I try not to be too divisive here. After all, I am a nice person*. But I feel compelled to have a bit of a rant about… mobility scooters. (Yes, it’s true… I take on the big issues in this blog!)
When making my post-redundancy seachange I moved to a town near my childhood hometown (one I knew well from my younger years and one more affordable than coastal towns near my state’s capital). However… it’s actually commonly known locally as:
The town of newly-weds and nearly-deads.
The local rag last week called it the perfect seachange for ‘battlers’. I’m not sure I’m a battler, but it’s kinda true. It’s also an incredibly popular retirement destination – particularly for southerners. Hervey Bay’s population is now about 70,000 (leaving nearby Maryborough in its wake) and many of those are from elsewhere. I’m told young people (post school age) can’t get out of here fast enough. (Which I guess I did back in the 1980s when I finished school in Maryborough and went to University.) Around the time I was moving here (almost two years ago) I was a bemused to see that the town was attempting to break some World Record involving the number of mobility scooters. Or something. We failed, I believe but I recently read that it’s time to again attempt to gain worldwide i
nfamy fame. I was prepared for them, but still agog on my move here about the sheer number of people using mobility scooters. My understanding of them was that they were predominantly for people who could no longer walk, or walk any distance. But… it seems to me (in some cases) they seem to have taken the place of cars when peeps in question can no longer drive or cannot afford cars. On some occasions you see scooters pull up and people agilely jump off them and enter shops to do their business; or scooters driven out onto the pier and before fishermen alight to fish. Fortunately we have a very long walking / running track along the esplanade – ideal for cyclists and scooter riders / drivers. In Queensland you have to register your motorised scooter (which isn’t the case in all other states). The only requirement re use seems to be that the scooter itself has been designed and built for a person with mobility issues. It doesn’t say the person has to have mobility issues. Quite frankly I really don’t care who does or doesn’t use a mobility scooter. I like that older people aren’t stuck at home or dependent on taxis. And kudos to others who save on motor vehicle costs by using a scooter instead. It’s just… kinda weird. Is it not? I mean, does it happen in other places, or is a Hervey Bay thing?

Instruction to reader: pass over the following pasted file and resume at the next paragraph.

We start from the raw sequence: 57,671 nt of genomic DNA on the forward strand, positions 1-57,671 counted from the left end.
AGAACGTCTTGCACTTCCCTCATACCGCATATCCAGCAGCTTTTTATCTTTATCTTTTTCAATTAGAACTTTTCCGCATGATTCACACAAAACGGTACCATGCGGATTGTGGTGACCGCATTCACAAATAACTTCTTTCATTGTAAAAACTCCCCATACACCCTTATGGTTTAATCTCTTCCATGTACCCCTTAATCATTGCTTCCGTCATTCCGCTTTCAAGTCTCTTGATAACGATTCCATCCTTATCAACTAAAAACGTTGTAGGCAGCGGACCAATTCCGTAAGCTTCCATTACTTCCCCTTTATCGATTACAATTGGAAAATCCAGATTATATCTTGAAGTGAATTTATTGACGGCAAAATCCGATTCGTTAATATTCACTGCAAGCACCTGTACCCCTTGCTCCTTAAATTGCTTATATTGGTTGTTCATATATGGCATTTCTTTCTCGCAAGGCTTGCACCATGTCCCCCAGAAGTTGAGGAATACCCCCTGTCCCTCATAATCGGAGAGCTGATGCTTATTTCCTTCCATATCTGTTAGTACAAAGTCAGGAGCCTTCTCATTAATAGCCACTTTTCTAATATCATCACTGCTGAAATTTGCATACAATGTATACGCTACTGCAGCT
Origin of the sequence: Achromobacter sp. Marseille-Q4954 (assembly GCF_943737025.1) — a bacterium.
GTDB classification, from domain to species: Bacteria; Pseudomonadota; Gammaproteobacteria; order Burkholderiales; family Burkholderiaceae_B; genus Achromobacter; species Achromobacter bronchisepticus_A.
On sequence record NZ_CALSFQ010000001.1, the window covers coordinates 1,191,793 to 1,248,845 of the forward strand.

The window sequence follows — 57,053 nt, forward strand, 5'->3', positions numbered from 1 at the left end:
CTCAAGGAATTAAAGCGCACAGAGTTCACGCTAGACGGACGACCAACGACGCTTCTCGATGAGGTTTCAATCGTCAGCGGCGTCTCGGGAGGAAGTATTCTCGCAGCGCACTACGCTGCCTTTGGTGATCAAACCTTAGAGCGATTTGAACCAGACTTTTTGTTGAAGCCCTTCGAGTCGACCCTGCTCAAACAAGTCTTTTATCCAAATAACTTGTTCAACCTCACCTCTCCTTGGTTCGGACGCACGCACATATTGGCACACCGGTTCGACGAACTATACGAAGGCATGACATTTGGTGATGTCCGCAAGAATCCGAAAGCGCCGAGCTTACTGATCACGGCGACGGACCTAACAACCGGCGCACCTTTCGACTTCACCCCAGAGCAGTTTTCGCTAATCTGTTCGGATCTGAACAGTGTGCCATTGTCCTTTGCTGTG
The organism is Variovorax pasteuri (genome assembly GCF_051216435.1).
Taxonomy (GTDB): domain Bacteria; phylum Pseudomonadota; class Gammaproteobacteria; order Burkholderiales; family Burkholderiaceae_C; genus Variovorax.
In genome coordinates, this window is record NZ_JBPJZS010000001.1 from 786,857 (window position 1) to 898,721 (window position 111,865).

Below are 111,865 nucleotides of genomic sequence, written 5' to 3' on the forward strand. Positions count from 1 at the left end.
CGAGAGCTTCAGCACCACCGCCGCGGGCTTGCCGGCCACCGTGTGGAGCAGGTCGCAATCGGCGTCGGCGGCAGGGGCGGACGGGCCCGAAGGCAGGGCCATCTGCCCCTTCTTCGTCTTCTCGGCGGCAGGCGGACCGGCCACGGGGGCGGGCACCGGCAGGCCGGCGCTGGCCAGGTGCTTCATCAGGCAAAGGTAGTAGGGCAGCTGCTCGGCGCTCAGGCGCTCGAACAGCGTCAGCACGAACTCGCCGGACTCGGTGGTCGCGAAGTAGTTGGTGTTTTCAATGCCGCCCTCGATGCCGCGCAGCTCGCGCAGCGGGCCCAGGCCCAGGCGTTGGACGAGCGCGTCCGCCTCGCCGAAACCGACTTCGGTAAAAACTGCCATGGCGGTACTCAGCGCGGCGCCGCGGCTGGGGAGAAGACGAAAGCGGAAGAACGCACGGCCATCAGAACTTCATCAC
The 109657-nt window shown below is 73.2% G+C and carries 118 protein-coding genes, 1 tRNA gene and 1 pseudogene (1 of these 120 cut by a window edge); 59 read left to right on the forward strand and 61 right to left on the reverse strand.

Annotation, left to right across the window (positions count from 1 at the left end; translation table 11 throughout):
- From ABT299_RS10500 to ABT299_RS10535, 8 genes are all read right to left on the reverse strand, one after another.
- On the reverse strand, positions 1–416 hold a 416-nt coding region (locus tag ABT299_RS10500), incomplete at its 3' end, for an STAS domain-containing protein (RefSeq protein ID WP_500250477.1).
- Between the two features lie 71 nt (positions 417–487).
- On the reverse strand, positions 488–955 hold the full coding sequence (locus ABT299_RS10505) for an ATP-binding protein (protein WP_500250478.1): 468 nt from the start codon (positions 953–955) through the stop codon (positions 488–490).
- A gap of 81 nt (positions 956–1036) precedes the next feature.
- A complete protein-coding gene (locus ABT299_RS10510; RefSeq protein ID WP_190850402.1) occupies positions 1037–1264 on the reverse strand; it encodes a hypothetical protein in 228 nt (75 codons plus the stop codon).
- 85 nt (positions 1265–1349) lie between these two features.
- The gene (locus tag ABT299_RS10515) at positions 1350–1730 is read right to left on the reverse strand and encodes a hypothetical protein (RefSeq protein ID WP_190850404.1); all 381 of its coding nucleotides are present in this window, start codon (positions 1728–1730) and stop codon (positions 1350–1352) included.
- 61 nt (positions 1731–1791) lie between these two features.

And then of course there’s the local guy who was arrested recently for drink driving on his motorised esky! Huge high five for the esky-on-wheels concept! (Not so much for the 0.3% blood alcohol level though!) As it’s Monday, I’m again joining the LaughLinkUp gang. * I’m not a nice person, but I pretend to be.